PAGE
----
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Baylor v. City of Philadelphia

United States District Court, E.D. Pennsylvania

October 2, 2014

TROY BAYLOR, Petitioner,
v.
CITY OF PHILADELPHIA, et al., Respondents.

MEMORANDUM OPINION

LINDA K. CARACAPPA, Magistrate Judge.

Presently before this court is Troy Baylor's ("plaintiff") complaint and the City of Philadelphia's ("defendant") answer to the complaint. The court must review the complaint, pursuant to 28 U.S.C. §§ 1915A, to determine whether it should be dismissed as frivolous, or malicious, for failure to state a claim upon which relief may be granted, or because it seeks monetary relief from a defendant who is immune from such relief. For the reasons set forth below, the court concludes that the complaint should be dismissed without prejudice at this time.

I. BACKGROUND

Plaintiff, incarcerated in the Philadelphia Industrial Correctional Center in Philadelphia, Pennsylvania at the time of the filing, brings this civil right action, pursuant to 42 U.S.C. § 1983, against the Philadelphia Prison System. The following factual allegations are taken from the complaints and are accepted for purposes of this opinion only.

On April 21, 2009, plaintiff alleges he was coming back from the law library and slipped and fell. Plaintiff alleges that the hallway was wet and that there were no signs warning of a wet floor. Plaintiff alleges that he hit his head and injured his back and legs. Plaintiff further alleges that he was sent to the medical unit and was only given Tylenol for his pains, and plaintiff is having problems with dizziness and passing out. Plaintiff seeks monetary relief.

II. DISCUSSION

Pursuant to the screening provisions of the Prisoner Litigation Reform Act ("PLRA") found at 28 U.S.C. § 1915A, the court can review a civil complaint filed by a prisoner who is proceeding in forma pauperis and dismiss the entire complaint or any part thereof at any time if it is frivolous, malicious, fails to state a claim upon which relief can be granted, or seeks monetary relief from a defendant who is immune from such relief. 28 U.S.C. § 1915A(b)(1)-(2).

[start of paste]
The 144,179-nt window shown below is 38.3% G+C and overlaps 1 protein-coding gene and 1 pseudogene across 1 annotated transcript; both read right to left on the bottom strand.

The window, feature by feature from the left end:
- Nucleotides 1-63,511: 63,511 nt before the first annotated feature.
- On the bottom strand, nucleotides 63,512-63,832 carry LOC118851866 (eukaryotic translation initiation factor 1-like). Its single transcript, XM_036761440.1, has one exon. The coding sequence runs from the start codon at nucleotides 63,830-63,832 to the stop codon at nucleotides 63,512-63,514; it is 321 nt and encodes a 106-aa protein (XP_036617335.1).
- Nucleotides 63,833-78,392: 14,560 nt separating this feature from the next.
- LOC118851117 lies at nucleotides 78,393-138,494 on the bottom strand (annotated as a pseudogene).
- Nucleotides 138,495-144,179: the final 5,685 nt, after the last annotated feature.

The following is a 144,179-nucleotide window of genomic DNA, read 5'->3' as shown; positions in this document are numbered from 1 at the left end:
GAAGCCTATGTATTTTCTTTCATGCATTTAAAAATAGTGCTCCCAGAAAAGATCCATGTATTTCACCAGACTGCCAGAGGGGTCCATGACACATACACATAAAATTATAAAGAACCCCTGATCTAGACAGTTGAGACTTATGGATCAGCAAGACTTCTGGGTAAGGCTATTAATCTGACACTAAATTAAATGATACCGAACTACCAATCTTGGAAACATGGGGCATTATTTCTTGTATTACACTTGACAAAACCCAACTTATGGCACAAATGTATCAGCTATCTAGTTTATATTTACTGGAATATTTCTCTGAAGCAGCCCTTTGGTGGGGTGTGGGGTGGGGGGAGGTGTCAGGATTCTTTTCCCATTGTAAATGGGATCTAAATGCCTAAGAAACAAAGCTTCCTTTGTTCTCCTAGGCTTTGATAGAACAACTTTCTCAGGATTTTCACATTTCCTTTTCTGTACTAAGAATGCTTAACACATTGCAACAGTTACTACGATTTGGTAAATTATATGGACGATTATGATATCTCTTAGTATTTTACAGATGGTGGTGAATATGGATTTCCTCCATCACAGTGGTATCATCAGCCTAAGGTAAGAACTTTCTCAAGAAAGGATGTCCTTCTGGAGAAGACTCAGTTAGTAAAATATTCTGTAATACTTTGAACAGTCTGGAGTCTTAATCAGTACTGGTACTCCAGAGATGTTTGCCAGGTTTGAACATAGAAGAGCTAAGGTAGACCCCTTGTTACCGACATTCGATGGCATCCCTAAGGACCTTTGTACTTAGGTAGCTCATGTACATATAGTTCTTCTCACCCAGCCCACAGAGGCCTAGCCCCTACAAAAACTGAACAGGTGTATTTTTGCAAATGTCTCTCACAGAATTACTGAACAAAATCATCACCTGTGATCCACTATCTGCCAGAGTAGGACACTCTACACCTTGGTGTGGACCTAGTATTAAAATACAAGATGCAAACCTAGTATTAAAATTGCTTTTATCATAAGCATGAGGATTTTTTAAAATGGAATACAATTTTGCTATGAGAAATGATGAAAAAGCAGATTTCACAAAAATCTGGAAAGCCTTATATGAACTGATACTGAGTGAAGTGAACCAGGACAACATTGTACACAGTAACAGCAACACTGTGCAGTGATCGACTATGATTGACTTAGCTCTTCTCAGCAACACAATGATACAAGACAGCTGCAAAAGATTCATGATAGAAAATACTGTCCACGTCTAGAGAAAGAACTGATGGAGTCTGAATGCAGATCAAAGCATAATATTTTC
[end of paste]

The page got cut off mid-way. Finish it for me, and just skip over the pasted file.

The PLRA further provides that "[n]o action shall be brought with respect to the prison conditions under section 1983 or any other Federal law, by a prisoner confined in any jail, prison, or other correctional facility until such administrative remedies as are available are exhausted." 42 U.S.C. § 1997e(a). Thus, a failure to exhaust administrative remedies is a bar to suit. Where a prisoner's complaint facially concedes the existence of a bar to suit, a court has inherent power to dismiss the complaint sua sponte. See Ray v. Kertes , 285 F.3d 287, 293 n. 5 (3d Cir.2002), see also Booth v. Churner , 206 F.3d 289 (3d Cir.2000) ( sua sponte dismissal affirmed where prisoner plaintiff conceded that he did not exhaust administrative remedies), see also Pena-Ruiz v. Solorzano , 281 F. App's 110, 112 n.3 (3d Cir.2008) ("Although failure to exhaust administrative remedies is generally an affirmative defense to be pleaded by the defendant, we have recognized that a district court has the inherent power to dismiss sua sponte a complaint such as this one which facially violates a bar to suit.")

In this instant case, plaintiff concedes that he did not exhaust his administrative remedies. (Doc. 5, Compl. p. 4). Plaintiff checked that he was aware that the correctional facility where plaintiff's claims arose has a grievance procedure. Id . Additionally, plaintiff then indicated that he did not file a grievance with that correctional facility or any correctional facility. Id.

Because exhaustion of administrative remedies is mandatory and it is clear on the face of the complaint that plaintiff has not exhausted available administrative remedies, this court will dismiss the complaint without prejudice, for failure to exhaust administrative remedies.[1] An appropriate order follows.


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